Nearly 1,000 progressive activists, organizers and intellectuals are headed to Buffalo this weekend for a three-day conference on how to create systematic change in the United States.
Among issues for the gathering, dubbed CommonBound 2016, are ways to democratize energy systems and lower the cost of solar and wind power in the face of accelerating climate change, developing vibrant local economies without displacing people already there and promoting worker ownership to spread economic wealth.
“The conference is going to be a two-way street, where many of these visitors will be exposed to Buffalo for the first time, learning about the incredible strides we have made and what a rich context this is for localism and community wealth,” said Aaron Bartley, executive director of PUSH Buffalo. “On the flip side, we will be reaping the benefits of all their experience.”
PUSH is one of several Buffalo organizations that have formed the Crossroad Collective to plan and host the conference. The sessions will be held at SUNY Buffalo State, with tours and other off-site activities occurring throughout the city.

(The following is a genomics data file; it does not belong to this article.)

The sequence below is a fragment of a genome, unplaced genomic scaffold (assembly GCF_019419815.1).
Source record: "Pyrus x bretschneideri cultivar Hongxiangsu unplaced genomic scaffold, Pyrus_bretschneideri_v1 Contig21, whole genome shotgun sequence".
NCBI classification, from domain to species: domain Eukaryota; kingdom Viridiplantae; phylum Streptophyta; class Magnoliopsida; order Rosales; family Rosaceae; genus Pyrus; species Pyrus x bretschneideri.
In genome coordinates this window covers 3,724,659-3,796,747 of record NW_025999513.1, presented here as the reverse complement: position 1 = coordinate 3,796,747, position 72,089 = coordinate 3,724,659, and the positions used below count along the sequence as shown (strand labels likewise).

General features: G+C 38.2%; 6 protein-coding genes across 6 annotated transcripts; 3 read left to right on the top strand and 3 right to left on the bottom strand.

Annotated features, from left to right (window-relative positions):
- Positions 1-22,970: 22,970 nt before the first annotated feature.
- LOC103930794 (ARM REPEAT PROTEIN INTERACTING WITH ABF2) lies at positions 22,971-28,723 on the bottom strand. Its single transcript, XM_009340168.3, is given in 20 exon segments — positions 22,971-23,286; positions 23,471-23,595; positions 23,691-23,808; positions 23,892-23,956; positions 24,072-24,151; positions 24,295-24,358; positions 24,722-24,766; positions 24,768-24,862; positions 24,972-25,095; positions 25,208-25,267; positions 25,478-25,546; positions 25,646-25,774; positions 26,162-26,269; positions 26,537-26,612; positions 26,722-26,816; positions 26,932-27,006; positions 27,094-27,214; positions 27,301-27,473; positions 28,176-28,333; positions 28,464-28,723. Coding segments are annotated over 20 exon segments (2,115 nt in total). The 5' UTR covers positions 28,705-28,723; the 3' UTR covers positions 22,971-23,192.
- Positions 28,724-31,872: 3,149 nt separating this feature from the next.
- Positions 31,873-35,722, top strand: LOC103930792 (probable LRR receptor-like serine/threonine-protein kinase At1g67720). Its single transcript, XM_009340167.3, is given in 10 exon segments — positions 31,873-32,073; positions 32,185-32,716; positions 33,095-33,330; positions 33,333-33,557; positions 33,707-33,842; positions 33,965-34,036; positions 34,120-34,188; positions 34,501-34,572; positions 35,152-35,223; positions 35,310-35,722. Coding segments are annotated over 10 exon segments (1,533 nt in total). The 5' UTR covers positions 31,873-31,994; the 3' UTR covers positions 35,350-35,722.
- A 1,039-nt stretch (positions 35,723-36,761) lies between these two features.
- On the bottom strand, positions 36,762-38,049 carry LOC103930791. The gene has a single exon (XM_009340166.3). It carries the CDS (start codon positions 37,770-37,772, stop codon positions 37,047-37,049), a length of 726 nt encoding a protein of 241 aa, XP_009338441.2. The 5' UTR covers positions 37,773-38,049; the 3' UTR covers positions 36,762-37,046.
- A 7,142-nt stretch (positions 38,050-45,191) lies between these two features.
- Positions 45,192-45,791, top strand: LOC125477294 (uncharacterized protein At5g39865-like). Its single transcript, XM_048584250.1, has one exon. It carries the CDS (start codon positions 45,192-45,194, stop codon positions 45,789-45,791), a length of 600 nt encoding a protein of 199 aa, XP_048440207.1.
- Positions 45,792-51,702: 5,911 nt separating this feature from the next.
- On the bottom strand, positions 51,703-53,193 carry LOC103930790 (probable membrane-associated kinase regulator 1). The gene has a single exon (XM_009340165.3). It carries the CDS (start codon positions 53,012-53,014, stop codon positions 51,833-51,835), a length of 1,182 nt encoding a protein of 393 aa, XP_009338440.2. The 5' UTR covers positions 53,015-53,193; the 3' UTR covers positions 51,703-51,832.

“What makes it timely and trenchant is that we are at a crossroads in Buffalo in the sense that there are various visions for the future of Buffalo,” Bartley said. “There is one that might end up in a very gentrified, less diverse city, and another that would be more heterogeneous and democratic and diverse, and more localized in its economic systems and production.”
Tori Kuper, the conference’s Buffalo coordinator, said the time is right for a conference that brings together people and organizations interested in creating change designed to work for the many instead of the few.
“It’s becoming increasingly clear that the current economy is not working for the vast majority of people, and for many years groups have been working to change that and to strive toward a society in which we are able to get our needs met, build strong communities and thrive,” Kuper said.
Ideas and practices to strengthen local economies to be discussed during the gathering will focus on food, energy and home health care. Some of the solutions, organizers say, have been found in worker-controlled cooperatives.
The conference is sponsored by the Boston-based New Economy Coalition, a network of 140 organizations whose mission is “working for an economy that puts people and planet first.”
“The staff visited Buffalo, and was compelled by the really interesting, exciting and innovative projects happening here,” Kuper said.
Commonbound 2016, which runs from Friday through Sunday, includes local, national and international speakers. The cost of attending ranges from $90 to $500, with scholarships available and a special fund set aside for Buffalo residents.
For more information, a list of speakers and programs, and to register, visit commonbound.org.